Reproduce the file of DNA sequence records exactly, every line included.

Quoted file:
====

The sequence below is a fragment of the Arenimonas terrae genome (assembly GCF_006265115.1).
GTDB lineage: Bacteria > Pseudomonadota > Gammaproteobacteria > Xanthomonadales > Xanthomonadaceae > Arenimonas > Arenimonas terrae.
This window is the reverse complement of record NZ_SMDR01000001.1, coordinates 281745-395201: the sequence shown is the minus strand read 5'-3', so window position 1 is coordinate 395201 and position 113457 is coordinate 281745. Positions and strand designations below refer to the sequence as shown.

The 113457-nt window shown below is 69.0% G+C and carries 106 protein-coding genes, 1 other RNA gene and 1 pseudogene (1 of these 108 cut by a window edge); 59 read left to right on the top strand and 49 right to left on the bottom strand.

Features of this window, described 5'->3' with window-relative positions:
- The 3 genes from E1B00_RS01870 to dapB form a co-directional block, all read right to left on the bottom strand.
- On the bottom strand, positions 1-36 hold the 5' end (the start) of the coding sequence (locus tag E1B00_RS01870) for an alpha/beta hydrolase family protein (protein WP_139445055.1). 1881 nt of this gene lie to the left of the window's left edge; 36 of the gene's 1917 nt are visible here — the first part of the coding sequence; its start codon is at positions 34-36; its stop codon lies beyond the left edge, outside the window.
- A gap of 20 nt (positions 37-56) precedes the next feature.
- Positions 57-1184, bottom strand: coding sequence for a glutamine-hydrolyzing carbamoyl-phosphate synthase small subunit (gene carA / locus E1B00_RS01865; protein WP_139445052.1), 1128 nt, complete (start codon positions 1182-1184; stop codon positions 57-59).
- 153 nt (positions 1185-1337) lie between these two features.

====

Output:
The sequence below is a fragment of the Arenimonas terrae genome (assembly GCF_006265115.1).
GTDB lineage: Bacteria > Pseudomonadota > Gammaproteobacteria > Xanthomonadales > Xanthomonadaceae > Arenimonas > Arenimonas terrae.
This window is the reverse complement of record NZ_SMDR01000001.1, coordinates 281745-395201: the sequence shown is the minus strand read 5'-3', so window position 1 is coordinate 395201 and position 113457 is coordinate 281745. Positions and strand designations below refer to the sequence as shown.

The 113457-nt window shown below is 69.0% G+C and carries 106 protein-coding genes, 1 other RNA gene and 1 pseudogene (1 of these 108 cut by a window edge); 59 read left to right on the top strand and 49 right to left on the bottom strand.

Features of this window, described 5'->3' with window-relative positions:
- The 3 genes from E1B00_RS01870 to dapB form a co-directional block, all read right to left on the bottom strand.
- On the bottom strand, positions 1-36 hold the 5' end (the start) of the coding sequence (locus tag E1B00_RS01870) for an alpha/beta hydrolase family protein (protein WP_139445055.1). 1881 nt of this gene lie to the left of the window's left edge; 36 of the gene's 1917 nt are visible here — the first part of the coding sequence; its start codon is at positions 34-36; its stop codon lies beyond the left edge, outside the window.
- A gap of 20 nt (positions 37-56) precedes the next feature.
- Positions 57-1184, bottom strand: coding sequence for a glutamine-hydrolyzing carbamoyl-phosphate synthase small subunit (gene carA / locus E1B00_RS01865; protein WP_139445052.1), 1128 nt, complete (start codon positions 1182-1184; stop codon positions 57-59).
- 153 nt (positions 1185-1337) lie between these two features.